Paso Robles has its coveted southern Gateway Project. The City Council paved the way for the Paso Robles Gateway Project Tuesday night, June 16, with nine separate 5-0 votes — seven resolutions and two ordinances.
Council also unanimously approved the 2020-21 budget without any significant reductions to services such as police and fire due to a drop in revenue from COVID-19 restrictions.
The major Gateway piece voted on Tuesday night was the annexation of 170-plus acres into the City of Paso Robles for the development of two hotel-resorts with 325 rooms, three commercial centers total 73,600 leasable square feet, 17 workforce apartment units, up to 80 attached single-family residential resort units or a third hotel with 100 rooms, and approximately 98-plus acres of agriculture and open space areas.
The three proposed commercial areas would include commercial, office, retail, and restaurant space. The Village Commercial Center would include 17 workforce apartment units.
The land for the project proposed by Quorum Realty Fund IV is at the northwest corner of the Highway 46 West and Highway 101 interchange. The plan calls for a five-star resort to sit roughly a mile back from the highways. Nearly 100 acres of open space will be between the resort and the commercial centers and the single-family homes, some of which will also be short-term rentals.
Everyone on the council was impressed with the applicant’s thoroughness.
“Overall, this is actually one of the nicest projects we’ve ever had presented to us,” said Councilmember Fred Strong. “I find it difficult to say no to something that has been done this well.”
Councilmember Steve Gregory said bringing a five-star resort was the next step in the evolution of Paso Robles as a premier tourist destination.
“I agree this is an incredible project and an incredible opportunity for our community,” Gregory said. “We have a very large shortage for a five-star resort project like this in our community and it will bring in millions of dollars toward the TOT tax (transient occupancy tax) revenues for the city.”
The project will also, according to the City, the applicant and the council, provide a solution to the traffic problems at the intersection of the highways.
The project requires reconfiguration of the South Vine Street State Route 46 West intersection, westward to realign with the Theatre Drive and State Route 46 signal. South Vine Street will be relocated within and adjacent to the project site.
The realignment of South Vine Street is only one part of the U.S. 101/SR 46 W interchange improvement project. Part 1, which included the relocation of Theater Drive west of the original intersection location, has been completed. Part 2 consists of the realignment of South Vine Street to align with the new Theater Drive intersection. And Part 3 includes converting the existing compact diamond, signal-controlled ramp intersections into roundabouts.
Quorum Realty will be paying for some of the Vine Street realignment. The City is expected to be working with Caltrans and San Luis Obispo County on the interchange. Councilmember Strong said considering the importance of the intersection that grant funding would likely be available to cover much of the costs.
Water was also a concern, and city staff explained that there would be enough water at full build-out and that the applicant mitigated this further by reducing the amount of water it would need. This project has been on the City’s radar for years and was part of the City’s long-term planning.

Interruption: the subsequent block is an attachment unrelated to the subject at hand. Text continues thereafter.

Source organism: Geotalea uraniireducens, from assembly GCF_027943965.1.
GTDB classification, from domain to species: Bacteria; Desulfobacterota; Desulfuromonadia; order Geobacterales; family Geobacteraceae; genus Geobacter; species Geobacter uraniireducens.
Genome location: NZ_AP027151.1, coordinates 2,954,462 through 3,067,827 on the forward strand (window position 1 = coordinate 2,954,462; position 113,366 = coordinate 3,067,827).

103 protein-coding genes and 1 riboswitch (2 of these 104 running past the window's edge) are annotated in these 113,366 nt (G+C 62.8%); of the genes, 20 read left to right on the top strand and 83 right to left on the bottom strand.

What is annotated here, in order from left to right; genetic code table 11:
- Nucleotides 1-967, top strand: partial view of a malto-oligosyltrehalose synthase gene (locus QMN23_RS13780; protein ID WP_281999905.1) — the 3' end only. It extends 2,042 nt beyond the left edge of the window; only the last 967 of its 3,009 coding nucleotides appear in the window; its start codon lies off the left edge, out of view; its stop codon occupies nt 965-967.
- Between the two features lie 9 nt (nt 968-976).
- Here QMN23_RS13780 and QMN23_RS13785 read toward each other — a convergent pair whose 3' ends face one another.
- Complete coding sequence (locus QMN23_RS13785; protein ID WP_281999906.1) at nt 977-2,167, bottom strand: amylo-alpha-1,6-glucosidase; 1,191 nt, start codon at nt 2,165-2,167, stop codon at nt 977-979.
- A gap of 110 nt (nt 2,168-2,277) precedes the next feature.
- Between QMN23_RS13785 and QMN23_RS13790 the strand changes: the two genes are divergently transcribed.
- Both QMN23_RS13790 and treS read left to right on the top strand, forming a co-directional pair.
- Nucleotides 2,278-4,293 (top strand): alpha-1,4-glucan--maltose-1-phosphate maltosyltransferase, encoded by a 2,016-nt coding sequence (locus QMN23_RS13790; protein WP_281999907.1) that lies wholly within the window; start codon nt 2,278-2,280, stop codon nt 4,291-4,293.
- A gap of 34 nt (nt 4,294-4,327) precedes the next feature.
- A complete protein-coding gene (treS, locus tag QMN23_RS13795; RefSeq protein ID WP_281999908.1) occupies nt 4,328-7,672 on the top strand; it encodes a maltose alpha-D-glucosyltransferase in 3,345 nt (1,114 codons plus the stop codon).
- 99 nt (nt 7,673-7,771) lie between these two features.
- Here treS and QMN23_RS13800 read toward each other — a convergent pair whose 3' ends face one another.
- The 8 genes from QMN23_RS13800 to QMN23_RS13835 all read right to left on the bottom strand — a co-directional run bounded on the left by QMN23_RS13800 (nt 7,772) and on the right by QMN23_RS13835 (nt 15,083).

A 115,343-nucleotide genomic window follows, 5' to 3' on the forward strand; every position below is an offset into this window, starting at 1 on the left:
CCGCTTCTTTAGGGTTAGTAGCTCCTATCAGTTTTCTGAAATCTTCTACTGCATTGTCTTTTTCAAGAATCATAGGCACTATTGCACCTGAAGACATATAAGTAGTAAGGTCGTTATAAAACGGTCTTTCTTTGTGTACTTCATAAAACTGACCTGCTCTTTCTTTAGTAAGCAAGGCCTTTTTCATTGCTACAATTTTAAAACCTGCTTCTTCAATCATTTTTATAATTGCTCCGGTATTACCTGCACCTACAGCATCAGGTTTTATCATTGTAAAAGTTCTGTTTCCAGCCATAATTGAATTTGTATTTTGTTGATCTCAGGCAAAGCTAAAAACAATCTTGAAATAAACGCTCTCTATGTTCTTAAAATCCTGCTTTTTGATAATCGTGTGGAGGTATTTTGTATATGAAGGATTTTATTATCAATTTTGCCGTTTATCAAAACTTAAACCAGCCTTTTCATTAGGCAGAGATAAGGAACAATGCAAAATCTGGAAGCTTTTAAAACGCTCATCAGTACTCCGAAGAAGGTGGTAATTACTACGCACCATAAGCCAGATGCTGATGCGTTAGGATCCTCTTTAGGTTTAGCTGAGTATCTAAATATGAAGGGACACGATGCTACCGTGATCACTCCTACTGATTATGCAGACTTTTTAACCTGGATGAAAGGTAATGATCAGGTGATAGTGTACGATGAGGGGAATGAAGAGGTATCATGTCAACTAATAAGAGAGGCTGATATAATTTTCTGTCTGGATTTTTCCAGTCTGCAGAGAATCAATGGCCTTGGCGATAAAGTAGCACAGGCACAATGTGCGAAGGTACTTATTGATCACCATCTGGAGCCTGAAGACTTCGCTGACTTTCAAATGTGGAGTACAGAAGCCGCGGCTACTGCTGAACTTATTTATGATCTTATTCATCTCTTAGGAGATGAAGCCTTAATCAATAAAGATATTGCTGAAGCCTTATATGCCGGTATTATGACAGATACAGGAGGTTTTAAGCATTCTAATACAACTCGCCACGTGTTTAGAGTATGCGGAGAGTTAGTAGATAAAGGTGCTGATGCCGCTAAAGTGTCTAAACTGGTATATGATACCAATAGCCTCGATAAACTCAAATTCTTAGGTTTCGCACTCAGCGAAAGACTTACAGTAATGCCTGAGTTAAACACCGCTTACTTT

There is still much work to be done before breaking ground, such as realignment of South Vine Street. The project also needs approval from San Luis Obispo County’s Local Agency Formation Commission.
LAFCOs are state-mandated local governmental agencies responsible for making decisions regarding proposals for incorporating cities, forming special districts, and determining spheres of influence, considering annexations and other actions under the Cortese-Knox-Hertzberg Act.
The other major part of the more than five hours of the City Council meeting was approving the budget for 2020-21. Due to the revenue loss from COVID-19 stay-home orders, the City needed to close a projected $13 million gap in the budget.
The City covered this by using $6 million of its $18 million reserve. To close the remainder, the city staff proposed reductions in services such as eliminating the aquatics program.
The bulk of the remaining $7 million shortfall would come from its list of capital improvement projects, totaling $4.4 million, such as not paying $2.6 million for the homeless warming shelter and $590,000 for Downtown parking lot improvements.
Also on the chopping block was funding for three partner agencies — Paso Robles Downtown Main Street Association, the Paso Robles Chamber of Commerce, and the Paso Robles Wine Country Alliance. City staff proposed cutting their funding in half, but the council countered with keeping them at their current funding level for the next six months and then reevaluating. The council clearly stated they would like to see these groups work toward not relying on this funding.
Part of the budget approval included not renewing a contract for economic development with the Paso Robles Chamber of Commerce. The three-year contract expires at the end of June. City staff said they could bring this inhouse.
The next City Council meeting is scheduled for July 7. Meetings will continue via teleconference and live-streamed per state COVID-19 guidelines. For more information, visit prcity.com.